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The raw and as-insane-as-anticipated first novel from Frank Bill, author of Crimes in Southern Indiana. The Donnybrook is a three-day bare-knuckle tournament held on a thousand-acre plot out in the sticks of southern Indiana. Twenty fighters. One wire-fence ring. Fight until only one man is left standing while a rowdy festival of onlookers—drunk and high on whatever's on offer—bet on the fighters. Jarhead is a desperate man who'd do just about anything to feed his children. He's also the toughest fighter in ...
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The raw and as-insane-as-anticipated first novel from Frank Bill, author of Crimes in Southern Indiana. The Donnybrook is a three-day bare-knuckle tournament held on a thousand-acre plot out in the sticks of southern Indiana. Twenty fighters. One wire-fence ring. Fight until only one man is left standing while a rowdy festival of onlookers—drunk and high on whatever's on offer—bet on the fighters. Jarhead is a desperate man who'd do just about anything to feed his children. He's also the toughest fighter in southeastern Kentucky, and he's convinced that his ticket to a better life is one last fight with a cash prize so big it'll solve all his problems. Meanwhile, there's Chainsaw Angus—an undefeated master fighter who isn't too keen on getting his face punched anymore, so he and his sister, Liz, have started cooking meth. And they get in deep. So deep that Liz wants it all for herself, and she might just be ready to kill her brother for it. One more showdown to take place at the Donnybrook. As we travel through the backwoods to get to the Donnybrook, we meet a cast of nasty, ruined characters driven to all sorts of evil, all in the name of getting their fix—drugs, violence, sex, money, honor. Donnybrook is exactly the fearless, explosive, amphetamine-fueled journey you'd expect from Frank Bill's first novel . . . and then some.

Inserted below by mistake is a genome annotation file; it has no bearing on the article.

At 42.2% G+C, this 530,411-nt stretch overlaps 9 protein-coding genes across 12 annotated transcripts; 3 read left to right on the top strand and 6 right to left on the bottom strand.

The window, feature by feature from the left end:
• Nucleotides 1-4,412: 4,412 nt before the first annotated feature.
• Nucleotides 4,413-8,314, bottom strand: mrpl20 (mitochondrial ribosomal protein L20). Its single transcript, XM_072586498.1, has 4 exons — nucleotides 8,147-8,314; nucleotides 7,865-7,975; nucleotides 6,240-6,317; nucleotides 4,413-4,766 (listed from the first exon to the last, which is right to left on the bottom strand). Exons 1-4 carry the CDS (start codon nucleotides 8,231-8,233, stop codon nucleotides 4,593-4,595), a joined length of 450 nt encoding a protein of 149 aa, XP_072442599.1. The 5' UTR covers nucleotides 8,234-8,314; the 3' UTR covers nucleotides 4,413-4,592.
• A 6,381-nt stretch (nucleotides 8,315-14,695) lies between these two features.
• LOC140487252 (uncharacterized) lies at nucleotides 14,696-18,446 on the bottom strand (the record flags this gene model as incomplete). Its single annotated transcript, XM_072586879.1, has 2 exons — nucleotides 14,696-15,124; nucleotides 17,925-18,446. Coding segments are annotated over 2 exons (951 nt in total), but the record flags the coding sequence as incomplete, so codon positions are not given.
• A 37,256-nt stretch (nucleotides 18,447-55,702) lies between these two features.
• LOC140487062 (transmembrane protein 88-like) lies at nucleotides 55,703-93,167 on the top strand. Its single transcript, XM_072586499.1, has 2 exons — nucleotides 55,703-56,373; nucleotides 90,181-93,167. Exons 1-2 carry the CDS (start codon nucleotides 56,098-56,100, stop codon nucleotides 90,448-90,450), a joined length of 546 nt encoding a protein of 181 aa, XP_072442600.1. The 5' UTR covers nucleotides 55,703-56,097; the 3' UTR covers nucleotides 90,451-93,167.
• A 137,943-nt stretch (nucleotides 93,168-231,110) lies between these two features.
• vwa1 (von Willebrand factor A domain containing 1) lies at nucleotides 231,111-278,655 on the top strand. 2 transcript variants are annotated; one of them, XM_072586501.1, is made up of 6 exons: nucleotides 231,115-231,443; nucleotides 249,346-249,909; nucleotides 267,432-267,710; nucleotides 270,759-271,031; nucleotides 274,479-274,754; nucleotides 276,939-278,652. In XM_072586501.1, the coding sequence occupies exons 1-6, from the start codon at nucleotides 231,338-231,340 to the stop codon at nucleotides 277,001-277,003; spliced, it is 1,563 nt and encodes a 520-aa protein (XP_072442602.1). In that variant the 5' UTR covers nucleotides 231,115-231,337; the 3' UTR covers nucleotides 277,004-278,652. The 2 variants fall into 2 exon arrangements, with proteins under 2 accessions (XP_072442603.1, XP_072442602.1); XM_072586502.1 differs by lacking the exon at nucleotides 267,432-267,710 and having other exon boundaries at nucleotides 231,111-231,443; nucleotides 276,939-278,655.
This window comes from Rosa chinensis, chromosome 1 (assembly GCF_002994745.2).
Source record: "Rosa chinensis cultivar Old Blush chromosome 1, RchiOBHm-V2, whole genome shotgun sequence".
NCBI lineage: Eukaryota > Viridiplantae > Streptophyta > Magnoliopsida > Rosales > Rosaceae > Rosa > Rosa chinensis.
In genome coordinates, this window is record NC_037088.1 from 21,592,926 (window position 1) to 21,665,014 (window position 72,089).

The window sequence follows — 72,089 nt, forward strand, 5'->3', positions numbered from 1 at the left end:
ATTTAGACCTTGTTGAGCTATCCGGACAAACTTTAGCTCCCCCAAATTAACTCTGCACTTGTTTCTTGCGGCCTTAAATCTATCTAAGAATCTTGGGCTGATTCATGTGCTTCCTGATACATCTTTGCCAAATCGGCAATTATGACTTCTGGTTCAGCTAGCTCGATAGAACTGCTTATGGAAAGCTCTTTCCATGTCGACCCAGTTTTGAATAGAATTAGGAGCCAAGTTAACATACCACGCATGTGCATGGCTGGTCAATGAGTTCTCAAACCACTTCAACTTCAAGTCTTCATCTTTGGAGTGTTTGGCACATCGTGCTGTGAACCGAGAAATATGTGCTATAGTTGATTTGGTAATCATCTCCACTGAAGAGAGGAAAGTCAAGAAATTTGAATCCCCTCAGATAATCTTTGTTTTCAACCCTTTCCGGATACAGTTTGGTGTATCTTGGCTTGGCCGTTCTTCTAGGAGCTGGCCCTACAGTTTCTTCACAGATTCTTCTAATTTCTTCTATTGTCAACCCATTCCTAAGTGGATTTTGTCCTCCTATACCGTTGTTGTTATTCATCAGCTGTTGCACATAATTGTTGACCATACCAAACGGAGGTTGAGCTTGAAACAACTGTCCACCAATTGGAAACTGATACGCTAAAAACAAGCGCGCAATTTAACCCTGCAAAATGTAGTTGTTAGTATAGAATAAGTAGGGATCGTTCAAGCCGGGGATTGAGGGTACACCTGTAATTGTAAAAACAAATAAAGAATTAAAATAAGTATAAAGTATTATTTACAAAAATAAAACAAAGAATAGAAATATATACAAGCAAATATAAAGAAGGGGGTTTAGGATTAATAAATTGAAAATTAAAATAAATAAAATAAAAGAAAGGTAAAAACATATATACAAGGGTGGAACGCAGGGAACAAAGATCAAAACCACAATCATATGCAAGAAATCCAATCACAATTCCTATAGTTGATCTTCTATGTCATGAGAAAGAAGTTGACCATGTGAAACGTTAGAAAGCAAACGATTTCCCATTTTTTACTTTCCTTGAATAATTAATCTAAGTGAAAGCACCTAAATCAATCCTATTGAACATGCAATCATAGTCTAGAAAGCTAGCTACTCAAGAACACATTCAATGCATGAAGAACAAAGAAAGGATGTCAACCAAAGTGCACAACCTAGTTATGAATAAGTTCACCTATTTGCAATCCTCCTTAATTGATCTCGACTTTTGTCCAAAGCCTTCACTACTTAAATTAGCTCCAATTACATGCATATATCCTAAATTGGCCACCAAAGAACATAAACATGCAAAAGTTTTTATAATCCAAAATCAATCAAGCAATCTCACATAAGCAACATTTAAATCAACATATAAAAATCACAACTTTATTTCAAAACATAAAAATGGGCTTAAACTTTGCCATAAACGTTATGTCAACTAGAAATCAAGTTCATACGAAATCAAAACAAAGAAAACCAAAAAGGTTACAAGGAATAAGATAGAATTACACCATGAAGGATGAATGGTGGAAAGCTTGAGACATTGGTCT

“Good Lord, where in the hell did this guy come from? Blasts off like a frigging rocket ship and hits as hard as an ax handle to the side of the head after you’ve snorted a nose full of battery acid. One of the wildest damn rides you’re ever going to take inside a book.” —Donald Ray Pollock
Excerpted from Donnybrook by Frank Bill Copyright © 2013 by Frank Bill. Excerpted by permission.
All rights reserved. No part of this excerpt may be reproduced or reprinted without permission in writing from the publisher.
Excerpts are provided by Dial-A-Book Inc. solely for the personal use of visitors to this web site.
Posted April 17, 2013
THIS REVIEW ORIGINALLY RAN AT THE NERVOUS BREAKDOWN.
If your best chance of securing a future is to fight in a “Donnybrook,” a three day fighting match where ponying up $1,000 gets you in, and your chances of getting out in one piece are slim, then maybe you need to reconsider the path you have chosen. Frank Bill’s gritty, violent, and grim debut novel, Donnybrook (FSG Originals) is not for the faint of heart, as the body count is high, and the actions desperate and brutal. But buried in the bruised flesh are the stories of Jarhead, a desperate fighter, Angus, a drug dealer, and Fu, a martial arts enforcer—men with a strange sense of honor that lurks beneath their questionable actions, doing what they have to do in order to survive, to protect their own, and to please their employers. Meth cookers and dealers, drunks and addicts, whores and hustlers, they all scrounge for a meager existence, one that inevitably leads them to the Donnybrook.
In order to fully appreciate the actions of our cast of characters, you have to be able to picture the settings of Southern Indiana, the way some people live down there. With an authority that reveals his many years in these rural towns, Frank Bill shows us in vivid details the places and sensations of life on the fringe:
“Logs had started to moss over. Matched the tin roof’s shade, hunter green. The Blue River ran just as green on the other side of the road. That hint of fish smell wafted into Whalen’s inhale. The yard was littered with beer cans and pine needles. A small brown fridge sat on the wooden deck up next to the cabin’s front door.”
You can almost hear the purdy, purdy, purdy of a Cardinal in the distance, a flash of its red feathers, the rapid-fire pecking of a Pileated Woodpecker like gunfire. Wood smoke, and the sound of gravel under tires as they slow to a stop, the world that Frank Bill has created is a backdrop for the violence that unfolds at every turn...
Continued at The Nervous Breakdown.